Digital identity wallet adoption grows worldwide as contact tracing becomes mandatory for everyday activities


Companies with digital identity wallet capabilities and offerings have waited for a major catalyzing event to take a good idea and make it applicable for a massive population. COVID-19 contact tracing applications will normalize proving your identity through your device, confirming any close contacts, and potentially providing your vaccination status. It’s similar to the impact that Apple’s release of Face ID had on normalizing facial recognition. 


Privacy concerns remain the major barrier to adoption for these tools. Since the COVID response will play out on a worldwide scale, it offers a catalyzing event, which will improve initial adoption rates this year and increase digital identity confirmation uses moving forward. If the wallets can ease privacy concerns with the technology, particularly since consumers will often be utilizing the tool for the first time, then that worldwide adoption can lead to ongoing use far beyond tracking COVID.


Digital identity initiatives get the Biden Bump


In 2012, the Obama administration unveiled the Consumer Privacy Bill of Rights as part of a “comprehensive blueprint” to improve consumers’ privacy protections and ensure that the Internet remains an engine for innovation and economic growth. Better ID Coalition, led by former Obama administration executives, recently unveiled their blueprint and helped introduce the bipartisan Improving Digital Identity Act of 2020 in Congress.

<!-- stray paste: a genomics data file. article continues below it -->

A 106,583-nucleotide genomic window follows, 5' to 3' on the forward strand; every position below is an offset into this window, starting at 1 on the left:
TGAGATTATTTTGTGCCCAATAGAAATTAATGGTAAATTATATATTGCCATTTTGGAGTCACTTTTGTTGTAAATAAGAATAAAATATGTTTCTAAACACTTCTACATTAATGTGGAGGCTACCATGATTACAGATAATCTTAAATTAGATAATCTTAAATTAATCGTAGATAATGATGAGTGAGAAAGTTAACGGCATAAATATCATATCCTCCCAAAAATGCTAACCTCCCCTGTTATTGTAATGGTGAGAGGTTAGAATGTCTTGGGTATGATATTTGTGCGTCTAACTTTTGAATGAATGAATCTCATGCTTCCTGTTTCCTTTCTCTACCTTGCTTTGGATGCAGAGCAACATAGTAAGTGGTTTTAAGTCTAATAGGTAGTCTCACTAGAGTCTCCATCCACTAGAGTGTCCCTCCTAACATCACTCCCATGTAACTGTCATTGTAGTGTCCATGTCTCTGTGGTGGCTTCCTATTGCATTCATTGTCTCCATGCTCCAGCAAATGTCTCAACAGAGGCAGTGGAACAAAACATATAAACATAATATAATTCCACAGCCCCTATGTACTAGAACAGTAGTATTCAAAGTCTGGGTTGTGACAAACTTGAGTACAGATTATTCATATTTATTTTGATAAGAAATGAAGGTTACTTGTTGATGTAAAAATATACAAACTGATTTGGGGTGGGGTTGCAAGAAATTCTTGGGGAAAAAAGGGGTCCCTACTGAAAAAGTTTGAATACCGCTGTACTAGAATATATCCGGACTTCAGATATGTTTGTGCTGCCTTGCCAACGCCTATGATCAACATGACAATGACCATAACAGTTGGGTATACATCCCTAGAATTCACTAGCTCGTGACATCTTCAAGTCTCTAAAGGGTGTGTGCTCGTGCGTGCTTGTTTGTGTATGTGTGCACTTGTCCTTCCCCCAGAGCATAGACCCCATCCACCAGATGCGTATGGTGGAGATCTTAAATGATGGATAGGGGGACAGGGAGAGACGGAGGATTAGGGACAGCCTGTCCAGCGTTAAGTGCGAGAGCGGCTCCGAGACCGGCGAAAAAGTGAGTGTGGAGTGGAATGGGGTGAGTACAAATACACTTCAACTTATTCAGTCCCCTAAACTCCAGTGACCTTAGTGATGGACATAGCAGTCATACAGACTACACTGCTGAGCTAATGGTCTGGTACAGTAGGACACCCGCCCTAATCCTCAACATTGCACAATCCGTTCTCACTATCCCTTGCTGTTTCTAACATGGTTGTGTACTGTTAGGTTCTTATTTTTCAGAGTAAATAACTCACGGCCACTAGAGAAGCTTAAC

With the Biden administration tapping many of the same people that guided Obama, expect these issues to have a place at the table. This effort becomes even more operable, since the Biden administration will be working with a supportive Congress. 


The passwordless revolution finally arrives


Last year saw behavioral biometrics company BioCatch and multi-factor authentication company Trusona raise $168 million and $19.4 million, respectively. The funds came from serious investors, like Amex Ventures, Bain Capital, Citi Ventures, and Kleiner Perkins. This marks the moment of institutional buy-in to kill the password, once and for all. 


We expect to start seeing that shift this year with more investments and an increase in awareness about tactics in DI that go beyond the password to reach enterprises and consumers. 


What do you think? Agree with these predictions? Have some other thoughts for the New Year? Email us to let us know what you see for digital identity in 2021.
Travis Jarae

Travis Jarae

Travis is the Founder and CEO of One World Identity, and is recognized as one of the world's most prominent thought leaders on digital identity and technology.
jennie (24)

Travis Jarae

Travis is the Founder and CEO of One World Identity, and is recognized as one of the world's most prominent thought leaders on digital identity and technology.